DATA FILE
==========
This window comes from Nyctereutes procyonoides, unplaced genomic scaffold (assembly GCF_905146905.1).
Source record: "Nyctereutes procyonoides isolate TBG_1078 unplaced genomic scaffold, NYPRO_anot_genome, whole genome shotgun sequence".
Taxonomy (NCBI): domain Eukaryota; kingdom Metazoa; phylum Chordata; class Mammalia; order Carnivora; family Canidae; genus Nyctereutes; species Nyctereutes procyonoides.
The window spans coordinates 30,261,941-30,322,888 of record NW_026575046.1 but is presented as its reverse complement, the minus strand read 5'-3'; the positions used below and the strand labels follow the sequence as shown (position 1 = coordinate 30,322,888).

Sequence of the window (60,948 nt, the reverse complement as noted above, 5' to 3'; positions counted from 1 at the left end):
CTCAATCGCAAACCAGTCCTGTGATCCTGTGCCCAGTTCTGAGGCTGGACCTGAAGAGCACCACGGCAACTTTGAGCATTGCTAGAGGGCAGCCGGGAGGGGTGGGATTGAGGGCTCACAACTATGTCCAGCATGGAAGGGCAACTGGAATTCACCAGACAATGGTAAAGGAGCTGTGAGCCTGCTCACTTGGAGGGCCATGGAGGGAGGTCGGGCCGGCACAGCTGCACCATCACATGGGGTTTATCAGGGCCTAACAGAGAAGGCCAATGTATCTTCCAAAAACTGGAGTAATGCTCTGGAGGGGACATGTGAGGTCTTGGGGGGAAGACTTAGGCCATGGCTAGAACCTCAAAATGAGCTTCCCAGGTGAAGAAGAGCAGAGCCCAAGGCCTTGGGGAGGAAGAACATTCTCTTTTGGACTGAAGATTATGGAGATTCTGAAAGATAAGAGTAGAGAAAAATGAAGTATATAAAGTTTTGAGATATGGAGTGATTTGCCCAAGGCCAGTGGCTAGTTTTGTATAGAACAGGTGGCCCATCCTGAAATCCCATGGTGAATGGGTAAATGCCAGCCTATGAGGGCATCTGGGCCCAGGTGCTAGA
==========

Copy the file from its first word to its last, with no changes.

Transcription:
This window comes from Nyctereutes procyonoides, unplaced genomic scaffold (assembly GCF_905146905.1).
Source record: "Nyctereutes procyonoides isolate TBG_1078 unplaced genomic scaffold, NYPRO_anot_genome, whole genome shotgun sequence".
Taxonomy (NCBI): domain Eukaryota; kingdom Metazoa; phylum Chordata; class Mammalia; order Carnivora; family Canidae; genus Nyctereutes; species Nyctereutes procyonoides.
The window spans coordinates 30,261,941-30,322,888 of record NW_026575046.1 but is presented as its reverse complement, the minus strand read 5'-3'; the positions used below and the strand labels follow the sequence as shown (position 1 = coordinate 30,322,888).

Sequence of the window (60,948 nt, the reverse complement as noted above, 5' to 3'; positions counted from 1 at the left end):
CTCAATCGCAAACCAGTCCTGTGATCCTGTGCCCAGTTCTGAGGCTGGACCTGAAGAGCACCACGGCAACTTTGAGCATTGCTAGAGGGCAGCCGGGAGGGGTGGGATTGAGGGCTCACAACTATGTCCAGCATGGAAGGGCAACTGGAATTCACCAGACAATGGTAAAGGAGCTGTGAGCCTGCTCACTTGGAGGGCCATGGAGGGAGGTCGGGCCGGCACAGCTGCACCATCACATGGGGTTTATCAGGGCCTAACAGAGAAGGCCAATGTATCTTCCAAAAACTGGAGTAATGCTCTGGAGGGGACATGTGAGGTCTTGGGGGGAAGACTTAGGCCATGGCTAGAACCTCAAAATGAGCTTCCCAGGTGAAGAAGAGCAGAGCCCAAGGCCTTGGGGAGGAAGAACATTCTCTTTTGGACTGAAGATTATGGAGATTCTGAAAGATAAGAGTAGAGAAAAATGAAGTATATAAAGTTTTGAGATATGGAGTGATTTGCCCAAGGCCAGTGGCTAGTTTTGTATAGAACAGGTGGCCCATCCTGAAATCCCATGGTGAATGGGTAAATGCCAGCCTATGAGGGCATCTGGGCCCAGGTGCTAGA